On May 7th, the UK will hold it’s general election.

Up until our last general election in 2010, the UK was essentially a 2 party system: Labour and the Conservatives (or Tories). In 2010, there was no clear majority, so the right-wing Conservatives entered a coalition with the third largest party of the time — the left-wing Liberal-Democrats.

One of the most interesting things about the 2010 election, is that it showed just how broken our electoral system is: although the Liberal Democrats gained 23% of the votes, they got 8% of the seats in parliament. The Labour party, on the other hand, got 29% of the votes, but 40% of seats. One would have assumed that the elected representatives in parliament would be in some way representative of the views of the people, but there you go.

In any case, it appears that this year’s election will further damage the perception of the 2 party system — fuelled in no small part, by last year’s Scottish independence referendum.

The referendum ignited political interest in Scotland — with the largest voter turnout in UK history. And that interest is expected to continue. Since the referendum, Scottish National Party’s membership has skyrocketed, making it the UK’s third largest party (as measured by membership). The Scottish Green party saw a surge in membership, too. But the renewed faith in democracy in the wake of the referendum isn’t limited to Scotland: in the Green Party of England and Wales has also seen huge increases. When combined with the Scottish Greens, the UK’s Green Parties’ combined membership makes it the fourth largest party.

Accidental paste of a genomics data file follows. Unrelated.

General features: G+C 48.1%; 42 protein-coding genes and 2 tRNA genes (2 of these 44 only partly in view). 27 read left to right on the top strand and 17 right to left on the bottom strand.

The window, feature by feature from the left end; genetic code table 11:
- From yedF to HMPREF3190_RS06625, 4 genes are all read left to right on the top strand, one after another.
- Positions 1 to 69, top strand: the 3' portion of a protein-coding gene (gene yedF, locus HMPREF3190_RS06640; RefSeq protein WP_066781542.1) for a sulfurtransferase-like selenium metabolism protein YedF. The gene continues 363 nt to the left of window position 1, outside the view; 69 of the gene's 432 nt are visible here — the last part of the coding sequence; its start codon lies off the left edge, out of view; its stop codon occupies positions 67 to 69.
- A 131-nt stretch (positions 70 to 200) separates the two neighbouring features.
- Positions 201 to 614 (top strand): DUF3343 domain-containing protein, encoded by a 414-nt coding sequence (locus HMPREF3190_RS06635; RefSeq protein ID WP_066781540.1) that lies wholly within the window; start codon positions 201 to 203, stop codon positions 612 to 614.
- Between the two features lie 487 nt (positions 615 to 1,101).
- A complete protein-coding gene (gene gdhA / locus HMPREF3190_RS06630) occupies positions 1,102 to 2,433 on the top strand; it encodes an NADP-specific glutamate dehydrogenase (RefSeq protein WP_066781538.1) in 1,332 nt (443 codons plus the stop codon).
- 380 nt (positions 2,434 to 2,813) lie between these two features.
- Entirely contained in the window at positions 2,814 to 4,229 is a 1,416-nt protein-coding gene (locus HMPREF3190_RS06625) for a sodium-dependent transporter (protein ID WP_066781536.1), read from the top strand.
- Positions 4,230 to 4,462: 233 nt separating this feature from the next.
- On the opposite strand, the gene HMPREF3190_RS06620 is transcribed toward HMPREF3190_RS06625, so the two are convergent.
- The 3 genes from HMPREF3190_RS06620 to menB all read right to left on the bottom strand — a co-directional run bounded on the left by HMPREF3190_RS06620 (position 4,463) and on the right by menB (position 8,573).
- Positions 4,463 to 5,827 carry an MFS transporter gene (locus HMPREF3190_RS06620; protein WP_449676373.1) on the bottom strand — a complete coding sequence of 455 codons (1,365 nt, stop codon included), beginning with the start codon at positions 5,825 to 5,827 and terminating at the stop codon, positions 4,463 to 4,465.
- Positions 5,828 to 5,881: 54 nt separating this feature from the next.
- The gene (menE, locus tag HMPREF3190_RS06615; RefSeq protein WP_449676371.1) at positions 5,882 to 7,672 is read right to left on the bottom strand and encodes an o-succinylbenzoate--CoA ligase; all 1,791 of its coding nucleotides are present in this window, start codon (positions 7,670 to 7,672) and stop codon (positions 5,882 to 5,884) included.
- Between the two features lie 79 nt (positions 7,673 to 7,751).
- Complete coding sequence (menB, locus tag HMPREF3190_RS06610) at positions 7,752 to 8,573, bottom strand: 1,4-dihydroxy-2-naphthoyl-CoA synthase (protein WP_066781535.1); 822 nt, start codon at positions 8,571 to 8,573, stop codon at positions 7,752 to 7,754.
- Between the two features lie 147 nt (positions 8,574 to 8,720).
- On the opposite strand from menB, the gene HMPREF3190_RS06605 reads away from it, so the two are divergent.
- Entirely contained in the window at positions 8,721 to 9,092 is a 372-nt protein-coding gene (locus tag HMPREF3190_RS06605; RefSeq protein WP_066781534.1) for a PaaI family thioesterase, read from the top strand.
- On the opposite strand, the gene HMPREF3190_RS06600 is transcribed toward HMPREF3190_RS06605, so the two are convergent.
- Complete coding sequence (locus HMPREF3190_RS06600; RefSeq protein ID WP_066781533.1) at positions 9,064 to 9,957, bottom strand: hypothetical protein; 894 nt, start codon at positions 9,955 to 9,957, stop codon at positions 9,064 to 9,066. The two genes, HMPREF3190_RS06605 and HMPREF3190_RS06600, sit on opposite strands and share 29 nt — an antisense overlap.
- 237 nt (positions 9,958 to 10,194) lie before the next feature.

The Liberal Democrats are now in fourth place, with the far-right UK Independence Party in fifth place.

I’ve been considering my position, coming up to the election. After the independence referendum, I joined a political party. The decision was between joining the party who’s policies I agreed with, or choosing the party that could get into a position to action their policies. The decision was between the Scottish Greens, and the SNP.

I chose the Scottish Greens.

And voteforpolicies.org.uk tells me that I should vote for the Greens in the election.

But there’s the fear in the back of my mind that it’s a vote wasted.

My constituency consistently votes for the Labour party — a party that I don’t agree with, and don’t believe in. I don’t want the Labour party to represent me, and my constituency.

In Scotland, there’s been a massive swing to the SNP, with polls projecting that SNP may take up to 49 of Scotland’s 53 seats in parliament. That would be great, not only for Scotland — given the SNP’s standing towards equality, and the environment, and against nuclear weapons and continued austerity — but for the whole of the UK.

I don’t think my constituency will vote Green. And there’s a nagging fear in the back of my mind that they’ll vote for Labour. I know it’s unlikely that my one vote will tip the scales, but that doubt is in the back of my mind.

That’s why I’m going to vote SNP.

The SNP are on the line of close enough to what I believe in to make the vote worthwhile.

They support equality: SNP government in the Scottish Parliament is one of only a handful in the world to have a gender balanced parliament.

They are fundamentally against nuclear weapons, supporting unilateral disarmament.

They are against austerity, and their proposal to invest in the economy over the next several years was shown to cut the UK’s deficit by an amount comparable to the austerity measures planned by the Conservative party (and supported by Labour).

While I plan on voting for the Scottish Greens in Scotland’s parliamentary election next year, having a strong SNP presence in the UK parliament is, I think, too important an opportunity for me to jeopardise.

About Lewis Dorigo

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